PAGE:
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Warm late summer water temperatures typically draw lots of sharks, and this year there seems to be more than ever. Sharks of all sizes have taken over many fishing spots from the inshore flats to the deeper wrecks and ledges. So what is an angler to do when the sharks take over? Go shark fishing, of course.

If you have extra-heavy tackle and enjoy marathon battles, there's no better time to try fishing for giant hammerhead or bull sharks. There have been many reports of sightings of hammerheads up to 15 feet. Three world-record hammerhead sharks, including the overall record of 991 pounds, were caught along the west coast of Florida during the summer.

Most big sharks take hours to bring to the side of the boat and can be dangerous in close quarters. Tackle should consist of at least 130-pound braided line and heavy stainless steel cable leader. Pros usually use a 10-foot section of 500-pound aircraft cable and two 14/0 tuna style hooks. At the top of the leader is an oversized swivel that connects to a 10-foot section of hollow braid rope. This rope at the top of the leader gives the person grabbing the shark something to hold on to during the tug of war.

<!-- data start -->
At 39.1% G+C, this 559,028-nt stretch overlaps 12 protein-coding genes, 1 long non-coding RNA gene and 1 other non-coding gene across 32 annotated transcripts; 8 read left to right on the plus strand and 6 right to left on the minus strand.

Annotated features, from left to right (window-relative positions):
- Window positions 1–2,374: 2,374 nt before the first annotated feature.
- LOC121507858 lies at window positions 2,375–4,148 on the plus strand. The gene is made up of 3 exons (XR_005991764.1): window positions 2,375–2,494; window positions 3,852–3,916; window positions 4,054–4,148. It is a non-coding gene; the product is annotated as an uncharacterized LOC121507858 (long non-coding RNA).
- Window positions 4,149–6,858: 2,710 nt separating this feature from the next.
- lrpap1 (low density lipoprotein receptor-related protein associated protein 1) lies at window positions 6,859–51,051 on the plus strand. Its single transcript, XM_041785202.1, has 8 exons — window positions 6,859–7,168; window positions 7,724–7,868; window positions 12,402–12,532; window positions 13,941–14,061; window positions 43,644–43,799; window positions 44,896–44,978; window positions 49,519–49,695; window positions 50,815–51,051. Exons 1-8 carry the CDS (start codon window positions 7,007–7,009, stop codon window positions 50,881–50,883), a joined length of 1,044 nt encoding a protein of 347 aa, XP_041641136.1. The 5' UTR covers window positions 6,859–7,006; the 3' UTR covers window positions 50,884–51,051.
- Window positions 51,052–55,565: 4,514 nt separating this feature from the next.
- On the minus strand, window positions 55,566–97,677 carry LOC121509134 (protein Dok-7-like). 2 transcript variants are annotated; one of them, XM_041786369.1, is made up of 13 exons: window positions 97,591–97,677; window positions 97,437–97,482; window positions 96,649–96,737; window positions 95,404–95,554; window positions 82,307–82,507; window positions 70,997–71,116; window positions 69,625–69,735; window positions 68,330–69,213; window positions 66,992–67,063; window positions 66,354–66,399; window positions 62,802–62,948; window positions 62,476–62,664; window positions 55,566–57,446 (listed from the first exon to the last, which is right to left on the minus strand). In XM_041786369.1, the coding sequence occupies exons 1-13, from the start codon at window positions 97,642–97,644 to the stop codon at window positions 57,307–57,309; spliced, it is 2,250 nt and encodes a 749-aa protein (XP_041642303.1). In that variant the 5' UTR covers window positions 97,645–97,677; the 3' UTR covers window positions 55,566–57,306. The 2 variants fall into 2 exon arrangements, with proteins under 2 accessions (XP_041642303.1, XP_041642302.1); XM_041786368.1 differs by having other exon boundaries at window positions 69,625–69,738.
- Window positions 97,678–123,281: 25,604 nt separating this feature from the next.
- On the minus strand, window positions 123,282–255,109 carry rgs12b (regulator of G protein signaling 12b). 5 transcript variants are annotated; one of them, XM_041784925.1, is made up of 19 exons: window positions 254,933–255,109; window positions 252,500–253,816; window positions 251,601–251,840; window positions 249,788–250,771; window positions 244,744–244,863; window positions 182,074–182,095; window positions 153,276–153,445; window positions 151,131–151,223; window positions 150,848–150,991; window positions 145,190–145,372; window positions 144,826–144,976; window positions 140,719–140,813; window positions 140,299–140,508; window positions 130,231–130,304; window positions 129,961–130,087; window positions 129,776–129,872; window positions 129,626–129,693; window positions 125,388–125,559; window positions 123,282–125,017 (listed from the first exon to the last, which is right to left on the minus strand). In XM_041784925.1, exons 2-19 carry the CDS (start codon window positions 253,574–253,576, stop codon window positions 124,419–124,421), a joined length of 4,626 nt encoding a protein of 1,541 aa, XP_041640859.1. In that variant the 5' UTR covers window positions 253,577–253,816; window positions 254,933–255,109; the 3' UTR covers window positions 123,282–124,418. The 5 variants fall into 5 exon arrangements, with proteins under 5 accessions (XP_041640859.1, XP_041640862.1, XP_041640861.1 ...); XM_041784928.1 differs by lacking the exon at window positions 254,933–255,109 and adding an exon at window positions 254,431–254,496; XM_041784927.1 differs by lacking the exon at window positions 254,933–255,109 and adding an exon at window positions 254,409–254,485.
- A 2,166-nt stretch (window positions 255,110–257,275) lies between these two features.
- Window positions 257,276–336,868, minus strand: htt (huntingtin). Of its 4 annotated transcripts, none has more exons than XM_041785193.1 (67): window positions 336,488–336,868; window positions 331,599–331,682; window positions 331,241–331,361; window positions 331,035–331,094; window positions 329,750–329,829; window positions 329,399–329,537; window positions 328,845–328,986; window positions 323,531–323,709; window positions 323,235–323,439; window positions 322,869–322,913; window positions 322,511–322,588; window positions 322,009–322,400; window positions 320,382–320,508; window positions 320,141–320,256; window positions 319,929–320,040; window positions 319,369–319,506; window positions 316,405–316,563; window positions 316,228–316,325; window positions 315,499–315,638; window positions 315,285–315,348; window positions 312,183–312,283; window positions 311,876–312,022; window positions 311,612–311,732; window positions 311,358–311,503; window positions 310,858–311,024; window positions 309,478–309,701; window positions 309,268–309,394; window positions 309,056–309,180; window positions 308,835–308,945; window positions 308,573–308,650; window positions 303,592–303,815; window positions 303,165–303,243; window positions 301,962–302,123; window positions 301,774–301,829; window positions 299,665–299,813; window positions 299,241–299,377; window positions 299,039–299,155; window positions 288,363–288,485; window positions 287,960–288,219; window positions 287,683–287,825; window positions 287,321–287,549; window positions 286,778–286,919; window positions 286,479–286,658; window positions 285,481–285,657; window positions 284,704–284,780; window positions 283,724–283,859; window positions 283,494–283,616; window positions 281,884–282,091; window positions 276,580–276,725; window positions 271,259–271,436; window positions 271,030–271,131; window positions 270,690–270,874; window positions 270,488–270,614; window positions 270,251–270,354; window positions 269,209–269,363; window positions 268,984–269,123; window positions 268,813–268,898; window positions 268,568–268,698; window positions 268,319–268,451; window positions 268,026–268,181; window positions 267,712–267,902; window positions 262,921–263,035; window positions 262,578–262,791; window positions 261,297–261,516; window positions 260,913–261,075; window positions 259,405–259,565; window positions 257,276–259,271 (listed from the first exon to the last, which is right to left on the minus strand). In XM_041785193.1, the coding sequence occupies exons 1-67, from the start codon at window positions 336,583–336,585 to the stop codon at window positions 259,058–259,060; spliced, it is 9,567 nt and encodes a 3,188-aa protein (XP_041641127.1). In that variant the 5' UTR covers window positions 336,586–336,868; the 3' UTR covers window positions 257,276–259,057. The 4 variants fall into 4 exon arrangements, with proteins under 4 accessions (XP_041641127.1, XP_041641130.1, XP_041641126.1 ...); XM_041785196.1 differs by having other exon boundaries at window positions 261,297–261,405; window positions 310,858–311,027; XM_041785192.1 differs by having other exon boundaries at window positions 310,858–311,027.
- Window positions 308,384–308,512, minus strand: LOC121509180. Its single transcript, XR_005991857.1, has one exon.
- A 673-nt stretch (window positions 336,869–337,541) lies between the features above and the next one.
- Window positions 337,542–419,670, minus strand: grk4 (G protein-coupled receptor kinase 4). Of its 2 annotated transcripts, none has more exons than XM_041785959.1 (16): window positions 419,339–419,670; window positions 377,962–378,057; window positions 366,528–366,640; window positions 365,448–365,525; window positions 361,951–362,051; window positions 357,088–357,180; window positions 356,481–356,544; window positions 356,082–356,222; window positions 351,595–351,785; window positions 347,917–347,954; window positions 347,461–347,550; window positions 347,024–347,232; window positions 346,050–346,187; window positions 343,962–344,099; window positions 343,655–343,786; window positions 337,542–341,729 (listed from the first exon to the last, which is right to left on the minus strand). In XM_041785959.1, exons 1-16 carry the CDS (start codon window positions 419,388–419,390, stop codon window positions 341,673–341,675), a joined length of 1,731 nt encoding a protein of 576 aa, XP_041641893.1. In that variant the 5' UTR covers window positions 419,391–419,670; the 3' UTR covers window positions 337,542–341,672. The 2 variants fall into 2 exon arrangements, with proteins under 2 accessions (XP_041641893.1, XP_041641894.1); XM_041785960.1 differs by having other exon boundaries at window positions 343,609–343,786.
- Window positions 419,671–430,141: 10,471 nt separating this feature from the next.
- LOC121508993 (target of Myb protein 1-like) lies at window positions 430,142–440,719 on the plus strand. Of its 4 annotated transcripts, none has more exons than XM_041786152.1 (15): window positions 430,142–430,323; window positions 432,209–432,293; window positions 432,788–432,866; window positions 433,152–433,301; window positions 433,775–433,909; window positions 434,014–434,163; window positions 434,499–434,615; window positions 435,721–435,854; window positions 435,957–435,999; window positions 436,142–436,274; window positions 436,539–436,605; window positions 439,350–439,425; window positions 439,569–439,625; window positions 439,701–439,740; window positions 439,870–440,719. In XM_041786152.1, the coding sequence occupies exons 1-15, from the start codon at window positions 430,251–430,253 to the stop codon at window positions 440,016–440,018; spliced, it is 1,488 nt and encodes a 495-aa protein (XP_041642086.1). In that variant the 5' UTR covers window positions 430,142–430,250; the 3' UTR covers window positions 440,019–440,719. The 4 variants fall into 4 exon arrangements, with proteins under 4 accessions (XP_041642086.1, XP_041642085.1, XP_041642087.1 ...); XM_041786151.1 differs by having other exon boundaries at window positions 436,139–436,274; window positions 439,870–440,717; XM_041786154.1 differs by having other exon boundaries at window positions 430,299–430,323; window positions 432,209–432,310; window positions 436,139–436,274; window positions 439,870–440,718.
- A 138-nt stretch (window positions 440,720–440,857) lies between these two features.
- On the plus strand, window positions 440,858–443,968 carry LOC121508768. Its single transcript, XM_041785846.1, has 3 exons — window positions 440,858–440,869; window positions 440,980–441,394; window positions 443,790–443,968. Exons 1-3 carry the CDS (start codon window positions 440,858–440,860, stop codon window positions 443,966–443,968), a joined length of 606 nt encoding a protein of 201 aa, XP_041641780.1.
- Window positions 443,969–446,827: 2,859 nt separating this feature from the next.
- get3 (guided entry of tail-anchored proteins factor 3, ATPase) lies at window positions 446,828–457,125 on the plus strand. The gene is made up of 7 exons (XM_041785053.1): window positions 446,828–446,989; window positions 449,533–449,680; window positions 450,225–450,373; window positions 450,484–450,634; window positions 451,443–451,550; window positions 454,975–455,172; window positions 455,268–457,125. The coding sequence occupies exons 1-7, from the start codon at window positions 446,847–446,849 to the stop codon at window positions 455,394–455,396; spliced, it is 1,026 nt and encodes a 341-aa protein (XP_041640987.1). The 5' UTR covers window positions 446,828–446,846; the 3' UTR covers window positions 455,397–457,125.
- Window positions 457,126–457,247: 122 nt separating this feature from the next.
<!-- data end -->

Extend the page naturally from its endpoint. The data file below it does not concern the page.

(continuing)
Most sharks are released by clipping the leader after a few photos at the surface.

_ Ed Walker charters out of Palm Harbor. Call (727) 944-3474 or e-mail

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